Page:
A Frontier Doctor Page: 50
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A FRONTIER DOCTOR
to the hospitality of Fort Sumner and followed the Pecos
River Valley for about one hundred miles south. Two
days after leaving the post we met the first bad weather
of the trip. We had just baked a kettle of beans in a
'bean hole' full of live coals, when it began to rain. This
rain kept up for exactly four days. But for those beans
we should have had a sorry time, as the wind was high
and a fire was impossible. I have never been able to get
up much enthusiasm for baked beans since.
It finally cleared, the earth dried rapidly, and we again
hit the trail. We were not far from where Roswell is now
built, when one day, late in the afternoon, a great cloud
of dust appeared, rolling toward us from the valley.
Comanches were known to be on the war path and our
first thought was Indians. This was apparently con-
firmed when a puff of wind blew the dust aside, revealing
a band of mounted men driving a herd of horses. Indian
horse thieves of course! The way that mule team split
air for shelter was no bother to them. We landed in a
washout, one side of which we occupied as a breastwork
and being well armed and good shots decided to fight to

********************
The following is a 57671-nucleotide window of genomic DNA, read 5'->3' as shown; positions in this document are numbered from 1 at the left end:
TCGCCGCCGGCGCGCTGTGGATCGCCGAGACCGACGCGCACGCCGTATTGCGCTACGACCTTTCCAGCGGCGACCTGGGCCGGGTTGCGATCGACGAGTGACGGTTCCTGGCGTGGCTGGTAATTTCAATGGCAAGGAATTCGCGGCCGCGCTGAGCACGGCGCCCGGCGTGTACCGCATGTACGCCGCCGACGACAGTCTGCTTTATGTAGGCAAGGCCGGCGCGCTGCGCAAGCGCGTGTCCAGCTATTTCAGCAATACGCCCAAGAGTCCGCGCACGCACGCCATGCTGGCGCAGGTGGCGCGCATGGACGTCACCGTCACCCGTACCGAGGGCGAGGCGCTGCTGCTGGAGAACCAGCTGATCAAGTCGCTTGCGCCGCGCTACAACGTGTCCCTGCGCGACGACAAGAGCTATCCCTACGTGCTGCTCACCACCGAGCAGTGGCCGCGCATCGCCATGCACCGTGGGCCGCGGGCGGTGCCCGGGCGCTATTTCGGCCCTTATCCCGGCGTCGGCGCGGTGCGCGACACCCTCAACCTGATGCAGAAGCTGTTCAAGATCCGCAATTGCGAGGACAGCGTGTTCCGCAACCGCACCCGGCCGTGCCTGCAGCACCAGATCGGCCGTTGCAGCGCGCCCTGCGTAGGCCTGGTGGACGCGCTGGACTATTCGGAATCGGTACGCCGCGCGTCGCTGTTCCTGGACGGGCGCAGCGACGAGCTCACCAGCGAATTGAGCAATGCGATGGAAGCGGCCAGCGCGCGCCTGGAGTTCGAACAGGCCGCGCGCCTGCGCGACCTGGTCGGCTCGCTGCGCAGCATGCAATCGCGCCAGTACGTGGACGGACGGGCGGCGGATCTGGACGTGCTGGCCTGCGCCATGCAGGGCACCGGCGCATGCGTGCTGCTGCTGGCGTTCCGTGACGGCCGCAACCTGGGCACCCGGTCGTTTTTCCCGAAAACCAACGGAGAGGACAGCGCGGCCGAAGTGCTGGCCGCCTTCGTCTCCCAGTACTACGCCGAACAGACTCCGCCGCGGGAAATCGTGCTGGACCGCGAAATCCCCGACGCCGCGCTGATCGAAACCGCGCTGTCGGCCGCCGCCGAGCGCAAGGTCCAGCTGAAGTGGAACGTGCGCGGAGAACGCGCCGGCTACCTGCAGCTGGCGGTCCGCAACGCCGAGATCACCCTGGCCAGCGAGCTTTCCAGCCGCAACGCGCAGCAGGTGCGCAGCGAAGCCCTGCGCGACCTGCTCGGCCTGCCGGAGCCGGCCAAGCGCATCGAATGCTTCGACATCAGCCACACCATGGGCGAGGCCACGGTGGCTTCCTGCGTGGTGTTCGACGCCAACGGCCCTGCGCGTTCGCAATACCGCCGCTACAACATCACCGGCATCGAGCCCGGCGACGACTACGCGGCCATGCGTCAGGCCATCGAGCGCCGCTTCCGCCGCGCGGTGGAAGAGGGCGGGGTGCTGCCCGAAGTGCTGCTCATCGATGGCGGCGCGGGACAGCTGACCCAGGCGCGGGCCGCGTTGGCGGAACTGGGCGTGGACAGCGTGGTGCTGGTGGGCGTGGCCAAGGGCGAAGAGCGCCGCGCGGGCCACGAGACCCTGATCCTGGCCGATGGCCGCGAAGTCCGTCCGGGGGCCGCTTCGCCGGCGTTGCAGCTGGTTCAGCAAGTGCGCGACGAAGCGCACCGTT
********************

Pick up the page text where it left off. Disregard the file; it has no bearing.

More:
As the cavalcade approached, however, the Indians
vanished, as the riders were seen to be white men. You
can imagine the revulsion of feeling in the washout when
it developed that our supposed deadly enemies were John
Chisum himself and a bunch of cowboys, rounding up a
herd of cattle to drive to Arizona to fill an Indian con-
They showed us typical Texan hospitality, invited us
to camp with them, and all in all gave us a very enjoyable
evening. In Santa Fe and at Fort Sumner we heard vague
rumors of trouble in Lincoln County but in the Chisum
camp we were virtually at the seat of war. Being
strangers we knew nothing of the persons who were freely
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Hoyt, Henry Franklin. A Frontier Doctor, book, 1929; Boston, Massachusetts. (texashistory.unt.edu/ark:/67531/metapth143532/m1/74/: accessed October 17, 2017), University of North Texas Libraries, The Portal to Texas History, texashistory.unt.edu; crediting University of Texas Health Science Center Libraries.